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Exterior Electrical Feed-Does it Fly?


randynavarro
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If you got down into the nuts and bolts of the code you might well find some reason why that rig isn't kosher, but if it's only 8' and isn't apt to be snagged and pulled, I'd make a quick note in the full report and move on. Usually when I see something like that it'll only have a staple in the wall for strain relief, so this would be a step up.

Brian G.

Bigger Fish Abound [:-goldfis

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Originally posted by randynavarro

Whaddya think? Does this suffice for proper strain relief?

The cable fed a small outbuilding about 8' away. Not a lot of length.

In terms of the rule that requires the cable to be secured near the box, that cleat is probably ok.

In terms of supporting the cable in tension as it passes through the air, it's certainly not ok. If that's NM cable, it can't be used like that at all -- it can't be exposed to sunlight or wet conditions. If that's UF cable, it can't be strung through the air unless it's supported by a messenger wire and done in a way that results in no tension on the conductors. (And, of course, the UF cable would have to be UV rated.)

- Jim Katen, Oregon

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If I may I'll ask a question too, (I really do like stirring the pot because I hate burnt soup) I see that it is attached to a wood siding. Is that strong enough? I know if it was vinyl the bracket would just rip out the siding. Should the bracket screws dig deeper than just the siding? Also, it may just be dirt, but is the plank it is attached too separated a little from the house. As in maybe the screws pushed it away from the house a little. I see a black line at the bottom of the plank but not with any of the others in the photo.

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Thank you.

John, the plastic cleat is screwed to the siding. I'm comfortable that it's strong enough because its only 8' of cable or so.

As Jim has stated, the wire itself is wrong. It is UF wire. I didn't take the time to get up on a ladder and read all the labeling on the wire. As Brian has said, there's much bigger fish to fry, namely the foundation -- do'oh!!

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Aye, caught the wire part, I was just asking about the siding as I don't know and was trying to expand my knowledge base of those little things. I figure it would be as wood siding it more firmly attached than vinyl. As for the foundation, no worries, I had a Realtor once tell me that foundations are only a cosmetic item anyways (<---that was a joke).

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Originally posted by sepefrio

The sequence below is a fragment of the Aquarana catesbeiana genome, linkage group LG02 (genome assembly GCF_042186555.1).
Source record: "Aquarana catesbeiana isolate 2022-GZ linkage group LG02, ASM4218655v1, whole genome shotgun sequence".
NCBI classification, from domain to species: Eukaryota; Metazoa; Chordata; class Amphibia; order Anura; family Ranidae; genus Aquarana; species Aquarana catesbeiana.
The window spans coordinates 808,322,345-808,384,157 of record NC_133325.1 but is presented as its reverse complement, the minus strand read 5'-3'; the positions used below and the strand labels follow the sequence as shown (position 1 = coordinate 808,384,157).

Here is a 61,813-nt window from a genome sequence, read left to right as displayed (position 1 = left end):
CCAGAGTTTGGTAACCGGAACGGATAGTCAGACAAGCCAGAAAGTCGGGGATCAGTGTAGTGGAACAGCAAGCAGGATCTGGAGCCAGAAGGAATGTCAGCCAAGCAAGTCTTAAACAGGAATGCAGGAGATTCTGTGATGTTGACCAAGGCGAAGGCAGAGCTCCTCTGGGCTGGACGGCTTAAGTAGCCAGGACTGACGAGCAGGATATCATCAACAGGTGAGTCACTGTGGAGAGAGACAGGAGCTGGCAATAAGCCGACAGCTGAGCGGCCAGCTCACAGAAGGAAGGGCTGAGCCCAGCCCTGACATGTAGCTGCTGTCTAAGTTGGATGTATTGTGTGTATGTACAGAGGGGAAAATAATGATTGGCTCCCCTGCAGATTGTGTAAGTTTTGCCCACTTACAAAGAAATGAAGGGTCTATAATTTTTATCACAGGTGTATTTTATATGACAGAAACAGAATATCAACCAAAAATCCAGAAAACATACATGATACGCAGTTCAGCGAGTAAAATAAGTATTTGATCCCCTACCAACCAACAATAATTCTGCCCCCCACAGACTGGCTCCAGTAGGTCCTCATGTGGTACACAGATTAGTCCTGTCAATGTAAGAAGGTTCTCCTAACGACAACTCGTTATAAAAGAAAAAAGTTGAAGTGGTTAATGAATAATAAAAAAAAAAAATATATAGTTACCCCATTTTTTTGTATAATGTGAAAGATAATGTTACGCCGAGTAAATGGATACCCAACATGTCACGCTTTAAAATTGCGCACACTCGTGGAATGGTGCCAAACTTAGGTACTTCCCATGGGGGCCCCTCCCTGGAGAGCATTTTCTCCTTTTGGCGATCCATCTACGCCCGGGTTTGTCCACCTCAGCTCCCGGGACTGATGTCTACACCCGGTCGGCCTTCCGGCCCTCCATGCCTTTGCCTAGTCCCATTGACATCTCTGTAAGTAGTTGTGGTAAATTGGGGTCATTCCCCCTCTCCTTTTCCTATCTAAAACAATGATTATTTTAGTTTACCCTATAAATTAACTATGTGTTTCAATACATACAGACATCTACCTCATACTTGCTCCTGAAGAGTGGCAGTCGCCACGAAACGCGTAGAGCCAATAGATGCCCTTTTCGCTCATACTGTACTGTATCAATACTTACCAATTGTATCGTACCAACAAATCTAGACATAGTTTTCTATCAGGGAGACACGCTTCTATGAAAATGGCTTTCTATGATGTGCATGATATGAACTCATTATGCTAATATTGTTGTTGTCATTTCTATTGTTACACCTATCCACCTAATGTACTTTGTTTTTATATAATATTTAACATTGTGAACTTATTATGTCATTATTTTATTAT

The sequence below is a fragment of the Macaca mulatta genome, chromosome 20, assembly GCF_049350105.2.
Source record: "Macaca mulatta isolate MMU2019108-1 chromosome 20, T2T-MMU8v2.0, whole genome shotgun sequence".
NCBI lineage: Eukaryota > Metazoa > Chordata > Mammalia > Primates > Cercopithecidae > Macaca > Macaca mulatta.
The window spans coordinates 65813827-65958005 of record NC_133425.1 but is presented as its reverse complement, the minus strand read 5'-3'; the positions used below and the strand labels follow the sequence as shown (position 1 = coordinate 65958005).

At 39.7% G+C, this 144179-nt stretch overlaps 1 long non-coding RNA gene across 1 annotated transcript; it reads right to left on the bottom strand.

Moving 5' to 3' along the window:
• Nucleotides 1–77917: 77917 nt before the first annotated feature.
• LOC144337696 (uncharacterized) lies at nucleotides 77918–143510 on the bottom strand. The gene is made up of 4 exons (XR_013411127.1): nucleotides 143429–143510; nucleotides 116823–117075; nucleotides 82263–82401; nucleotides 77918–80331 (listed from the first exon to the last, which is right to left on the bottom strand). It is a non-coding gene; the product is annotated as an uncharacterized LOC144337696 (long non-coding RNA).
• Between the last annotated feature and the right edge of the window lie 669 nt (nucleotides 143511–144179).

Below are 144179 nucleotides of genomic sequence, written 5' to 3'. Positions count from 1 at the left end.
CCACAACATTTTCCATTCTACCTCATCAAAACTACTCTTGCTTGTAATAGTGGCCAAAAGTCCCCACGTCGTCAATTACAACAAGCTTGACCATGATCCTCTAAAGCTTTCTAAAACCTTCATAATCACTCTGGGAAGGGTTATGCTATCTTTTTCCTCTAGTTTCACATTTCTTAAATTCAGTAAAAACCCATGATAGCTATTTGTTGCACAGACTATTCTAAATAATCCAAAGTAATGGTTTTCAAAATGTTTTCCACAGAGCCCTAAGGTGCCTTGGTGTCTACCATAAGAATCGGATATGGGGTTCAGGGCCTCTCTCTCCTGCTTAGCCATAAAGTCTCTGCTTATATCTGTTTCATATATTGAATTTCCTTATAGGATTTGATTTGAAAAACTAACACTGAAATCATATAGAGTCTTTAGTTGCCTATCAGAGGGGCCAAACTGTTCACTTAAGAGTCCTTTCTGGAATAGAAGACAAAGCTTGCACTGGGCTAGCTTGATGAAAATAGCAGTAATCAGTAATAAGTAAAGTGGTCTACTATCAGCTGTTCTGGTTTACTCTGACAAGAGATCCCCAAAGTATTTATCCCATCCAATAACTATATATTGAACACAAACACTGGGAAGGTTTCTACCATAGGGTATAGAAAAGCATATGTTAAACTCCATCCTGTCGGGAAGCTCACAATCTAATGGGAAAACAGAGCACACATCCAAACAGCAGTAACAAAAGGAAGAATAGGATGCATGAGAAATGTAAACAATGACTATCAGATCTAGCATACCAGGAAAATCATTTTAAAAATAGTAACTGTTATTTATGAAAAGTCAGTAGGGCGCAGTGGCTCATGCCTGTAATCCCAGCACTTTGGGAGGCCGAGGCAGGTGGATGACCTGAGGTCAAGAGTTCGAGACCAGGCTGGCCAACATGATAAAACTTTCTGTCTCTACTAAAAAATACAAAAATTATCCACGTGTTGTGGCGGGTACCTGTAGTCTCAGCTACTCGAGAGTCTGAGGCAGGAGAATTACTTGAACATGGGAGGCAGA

If I may I'll ask a question too, (I really do like stirring the pot because I hate burnt soup) I see that it is attached to a wood siding. Is that strong enough? I know if it was vinyl the bracket would just rip out the siding. Should the bracket screws dig deeper than just the siding?

*If* the cable were allowed to be strung through the air, it would need to be securely attached at each end.

The NEC section that covers the attachment of outside feeders to the side of a building (225.16) refers us to the section that covers the attachement of service drops to the building (230.27). That section says:

Means of Attachment. Multiconductor cables used for service drops shall be attached to buildings or other structures by fittings identified for use with service conductors. . . . (it goes on to talk about attachement of open conductors).

Presumably, a "fitting identified for use with service conductors" will have installation instructions that will tell us whether or not it's ok to attach it to siding only.

Also, it may just be dirt, but is the plank it is attached too separated a little from the house. As in maybe the screws pushed it away from the house a little. I see a black line at the bottom of the plank but not with any of the others in the photo.

I also see a gap under that siding board. It's probably impossible, in the context of that photo, though, to say whether or not the siding is pulling away in reaction to the cable or the cleat.

- Jim Katen, Oregon

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Note to self: Clean your screen dumbass!

When I first looked at it I thought it was vinyl siding because of the two perfectly located weep holes on the bottom of the board that the cleat is attached to.

Then I saw someone said it was wood siding. Went back to look and the two weepholes were now in the middle of the board. Hmm, just a couple of little dots on the screen, not the pictuere.

Clean your screen dumbass! Guess I'll go do that now.

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